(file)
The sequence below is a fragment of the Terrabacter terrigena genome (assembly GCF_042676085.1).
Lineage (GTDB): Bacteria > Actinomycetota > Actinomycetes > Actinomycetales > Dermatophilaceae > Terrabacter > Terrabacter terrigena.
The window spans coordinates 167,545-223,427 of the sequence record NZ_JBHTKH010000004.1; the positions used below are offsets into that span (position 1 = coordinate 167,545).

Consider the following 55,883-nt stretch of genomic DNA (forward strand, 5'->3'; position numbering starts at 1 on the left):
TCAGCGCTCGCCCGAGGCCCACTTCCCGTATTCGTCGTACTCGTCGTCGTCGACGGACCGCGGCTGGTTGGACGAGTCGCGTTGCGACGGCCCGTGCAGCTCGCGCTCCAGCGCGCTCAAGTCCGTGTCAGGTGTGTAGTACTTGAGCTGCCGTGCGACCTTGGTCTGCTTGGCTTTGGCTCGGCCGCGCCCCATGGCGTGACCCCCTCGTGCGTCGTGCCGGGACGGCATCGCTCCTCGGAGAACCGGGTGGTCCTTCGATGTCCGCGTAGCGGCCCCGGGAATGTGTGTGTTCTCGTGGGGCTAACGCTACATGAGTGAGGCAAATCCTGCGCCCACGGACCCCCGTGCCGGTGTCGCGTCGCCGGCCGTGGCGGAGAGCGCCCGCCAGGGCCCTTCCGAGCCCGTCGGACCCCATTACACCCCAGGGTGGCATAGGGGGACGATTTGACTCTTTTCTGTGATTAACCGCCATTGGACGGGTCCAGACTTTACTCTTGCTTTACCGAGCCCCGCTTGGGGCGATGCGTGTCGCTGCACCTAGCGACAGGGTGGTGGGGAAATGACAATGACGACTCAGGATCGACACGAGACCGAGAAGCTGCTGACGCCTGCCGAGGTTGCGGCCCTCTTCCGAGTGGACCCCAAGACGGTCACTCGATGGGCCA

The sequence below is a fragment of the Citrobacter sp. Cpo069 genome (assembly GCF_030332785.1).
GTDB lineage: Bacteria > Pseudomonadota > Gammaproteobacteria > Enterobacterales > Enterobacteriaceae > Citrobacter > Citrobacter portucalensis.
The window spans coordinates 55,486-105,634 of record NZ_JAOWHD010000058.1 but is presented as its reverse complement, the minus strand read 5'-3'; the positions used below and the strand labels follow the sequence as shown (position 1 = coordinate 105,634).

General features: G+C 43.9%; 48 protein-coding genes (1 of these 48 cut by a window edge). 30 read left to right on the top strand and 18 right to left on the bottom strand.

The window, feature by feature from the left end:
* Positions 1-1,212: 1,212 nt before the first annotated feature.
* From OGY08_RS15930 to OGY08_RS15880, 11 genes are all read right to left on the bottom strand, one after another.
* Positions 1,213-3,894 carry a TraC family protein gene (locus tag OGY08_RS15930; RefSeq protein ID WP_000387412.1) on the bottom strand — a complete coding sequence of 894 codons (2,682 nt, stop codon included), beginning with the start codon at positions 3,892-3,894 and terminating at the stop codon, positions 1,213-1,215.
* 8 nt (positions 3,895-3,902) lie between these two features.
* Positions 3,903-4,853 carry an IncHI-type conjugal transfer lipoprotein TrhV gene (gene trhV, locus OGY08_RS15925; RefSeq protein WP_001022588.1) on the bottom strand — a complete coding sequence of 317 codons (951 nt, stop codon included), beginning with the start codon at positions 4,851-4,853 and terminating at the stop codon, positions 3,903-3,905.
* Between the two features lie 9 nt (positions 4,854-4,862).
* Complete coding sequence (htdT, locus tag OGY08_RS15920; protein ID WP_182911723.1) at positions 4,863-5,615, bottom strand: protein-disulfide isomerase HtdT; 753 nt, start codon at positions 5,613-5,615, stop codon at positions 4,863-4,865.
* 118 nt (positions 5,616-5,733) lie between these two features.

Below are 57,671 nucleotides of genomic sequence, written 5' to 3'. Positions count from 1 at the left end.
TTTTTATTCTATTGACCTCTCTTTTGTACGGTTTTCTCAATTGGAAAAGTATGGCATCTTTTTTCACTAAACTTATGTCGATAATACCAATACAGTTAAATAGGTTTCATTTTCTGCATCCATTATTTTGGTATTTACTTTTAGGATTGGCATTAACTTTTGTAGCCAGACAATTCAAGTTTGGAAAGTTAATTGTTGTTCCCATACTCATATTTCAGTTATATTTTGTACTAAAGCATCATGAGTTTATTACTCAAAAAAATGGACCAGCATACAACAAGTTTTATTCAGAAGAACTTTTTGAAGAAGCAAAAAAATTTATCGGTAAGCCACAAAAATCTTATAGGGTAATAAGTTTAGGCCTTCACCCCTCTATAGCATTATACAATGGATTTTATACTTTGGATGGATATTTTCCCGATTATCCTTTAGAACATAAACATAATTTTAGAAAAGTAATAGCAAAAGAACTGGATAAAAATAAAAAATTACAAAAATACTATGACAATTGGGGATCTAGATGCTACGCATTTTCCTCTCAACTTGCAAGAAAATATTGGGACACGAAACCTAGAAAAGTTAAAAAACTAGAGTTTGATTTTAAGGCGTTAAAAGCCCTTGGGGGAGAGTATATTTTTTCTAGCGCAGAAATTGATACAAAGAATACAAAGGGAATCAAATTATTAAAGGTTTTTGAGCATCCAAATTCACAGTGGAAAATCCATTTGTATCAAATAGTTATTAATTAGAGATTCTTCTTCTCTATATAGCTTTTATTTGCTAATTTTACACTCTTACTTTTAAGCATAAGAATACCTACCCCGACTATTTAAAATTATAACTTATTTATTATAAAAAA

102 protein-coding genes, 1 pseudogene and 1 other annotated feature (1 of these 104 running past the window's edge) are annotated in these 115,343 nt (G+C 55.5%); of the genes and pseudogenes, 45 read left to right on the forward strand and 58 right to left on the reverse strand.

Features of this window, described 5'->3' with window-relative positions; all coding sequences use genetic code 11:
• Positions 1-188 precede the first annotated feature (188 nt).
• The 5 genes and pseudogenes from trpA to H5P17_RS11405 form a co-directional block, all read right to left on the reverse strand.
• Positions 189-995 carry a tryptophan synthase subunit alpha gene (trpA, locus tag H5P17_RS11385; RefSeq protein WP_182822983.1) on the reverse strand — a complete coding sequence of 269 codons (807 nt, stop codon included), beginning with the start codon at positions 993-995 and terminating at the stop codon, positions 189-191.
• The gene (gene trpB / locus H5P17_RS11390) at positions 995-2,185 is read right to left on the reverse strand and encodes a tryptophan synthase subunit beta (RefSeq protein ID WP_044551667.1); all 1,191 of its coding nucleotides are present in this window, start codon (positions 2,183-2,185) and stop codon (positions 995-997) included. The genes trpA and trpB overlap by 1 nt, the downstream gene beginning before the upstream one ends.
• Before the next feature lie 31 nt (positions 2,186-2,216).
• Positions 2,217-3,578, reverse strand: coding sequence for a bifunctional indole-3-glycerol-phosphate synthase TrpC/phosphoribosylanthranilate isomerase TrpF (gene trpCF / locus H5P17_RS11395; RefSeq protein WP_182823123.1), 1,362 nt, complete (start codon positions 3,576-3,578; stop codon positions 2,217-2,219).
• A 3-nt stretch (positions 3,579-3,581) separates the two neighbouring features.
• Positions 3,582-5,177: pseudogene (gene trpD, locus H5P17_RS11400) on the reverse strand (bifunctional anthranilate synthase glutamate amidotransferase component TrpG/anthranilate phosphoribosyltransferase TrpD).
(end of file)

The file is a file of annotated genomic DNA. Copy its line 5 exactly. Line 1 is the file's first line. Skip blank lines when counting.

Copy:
TCAGCGCTCGCCCGAGGCCCACTTCCCGTATTCGTCGTACTCGTCGTCGTCGACGGACCGCGGCTGGTTGGACGAGTCGCGTTGCGACGGCCCGTGCAGCTCGCGCTCCAGCGCGCTCAAGTCCGTGTCAGGTGTGTAGTACTTGAGCTGCCGTGCGACCTTGGTCTGCTTGGCTTTGGCTCGGCCGCGCCCCATGGCGTGACCCCCTCGTGCGTCGTGCCGGGACGGCATCGCTCCTCGGAGAACCGGGTGGTCCTTCGATGTCCGCGTAGCGGCCCCGGGAATGTGTGTGTTCTCGTGGGGCTAACGCTACATGAGTGAGGCAAATCCTGCGCCCACGGACCCCCGTGCCGGTGTCGCGTCGCCGGCCGTGGCGGAGAGCGCCCGCCAGGGCCCTTCCGAGCCCGTCGGACCCCATTACACCCCAGGGTGGCATAGGGGGACGATTTGACTCTTTTCTGTGATTAACCGCCATTGGACGGGTCCAGACTTTACTCTTGCTTTACCGAGCCCCGCTTGGGGCGATGCGTGTCGCTGCACCTAGCGACAGGGTGGTGGGGAAATGACAATGACGACTCAGGATCGACACGAGACCGAGAAGCTGCTGACGCCTGCCGAGGTTGCGGCCCTCTTCCGAGTGGACCCCAAGACGGTCACTCGATGGGCCA